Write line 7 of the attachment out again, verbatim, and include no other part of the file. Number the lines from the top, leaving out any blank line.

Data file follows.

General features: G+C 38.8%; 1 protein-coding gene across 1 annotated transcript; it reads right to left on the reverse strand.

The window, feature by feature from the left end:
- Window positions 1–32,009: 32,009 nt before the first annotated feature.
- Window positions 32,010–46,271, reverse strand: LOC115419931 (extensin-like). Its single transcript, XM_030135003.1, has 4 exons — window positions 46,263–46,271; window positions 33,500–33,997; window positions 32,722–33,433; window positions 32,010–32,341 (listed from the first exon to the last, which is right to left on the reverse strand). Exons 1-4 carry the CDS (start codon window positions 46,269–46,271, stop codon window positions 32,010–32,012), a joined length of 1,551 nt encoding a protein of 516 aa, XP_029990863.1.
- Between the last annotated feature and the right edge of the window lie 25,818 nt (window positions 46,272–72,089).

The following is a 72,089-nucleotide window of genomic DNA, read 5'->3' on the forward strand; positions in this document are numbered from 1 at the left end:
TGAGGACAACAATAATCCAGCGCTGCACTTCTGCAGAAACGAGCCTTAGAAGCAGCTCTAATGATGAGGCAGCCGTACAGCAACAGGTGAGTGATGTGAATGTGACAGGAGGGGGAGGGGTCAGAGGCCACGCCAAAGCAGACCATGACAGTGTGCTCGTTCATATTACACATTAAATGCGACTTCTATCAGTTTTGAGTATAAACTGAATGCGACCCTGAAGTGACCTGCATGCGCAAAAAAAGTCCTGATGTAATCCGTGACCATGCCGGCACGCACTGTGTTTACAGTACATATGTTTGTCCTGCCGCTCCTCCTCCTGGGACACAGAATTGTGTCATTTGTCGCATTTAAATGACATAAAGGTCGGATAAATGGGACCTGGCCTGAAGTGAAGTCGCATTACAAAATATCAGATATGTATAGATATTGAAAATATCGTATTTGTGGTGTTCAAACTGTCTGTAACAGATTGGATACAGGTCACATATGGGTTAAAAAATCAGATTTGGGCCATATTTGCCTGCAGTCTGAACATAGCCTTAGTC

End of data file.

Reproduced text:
TGAGGACAACAATAATCCAGCGCTGCACTTCTGCAGAAACGAGCCTTAGAAGCAGCTCTAATGATGAGGCAGCCGTACAGCAACAGGTGAGTGATGTGAATGTGACAGGAGGGGGAGGGGTCAGAGGCCACGCCAAAGCAGACCATGACAGTGTGCTCGTTCATATTACACATTAAATGCGACTTCTATCAGTTTTGAGTATAAACTGAATGCGACCCTGAAGTGACCTGCATGCGCAAAAAAAGTCCTGATGTAATCCGTGACCATGCCGGCACGCACTGTGTTTACAGTACATATGTTTGTCCTGCCGCTCCTCCTCCTGGGACACAGAATTGTGTCATTTGTCGCATTTAAATGACATAAAGGTCGGATAAATGGGACCTGGCCTGAAGTGAAGTCGCATTACAAAATATCAGATATGTATAGATATTGAAAATATCGTATTTGTGGTGTTCAAACTGTCTGTAACAGATTGGATACAGGTCACATATGGGTTAAAAAATCAGATTTGGGCCATATTTGCCTGCAGTCTGAACATAGCCTTAGTC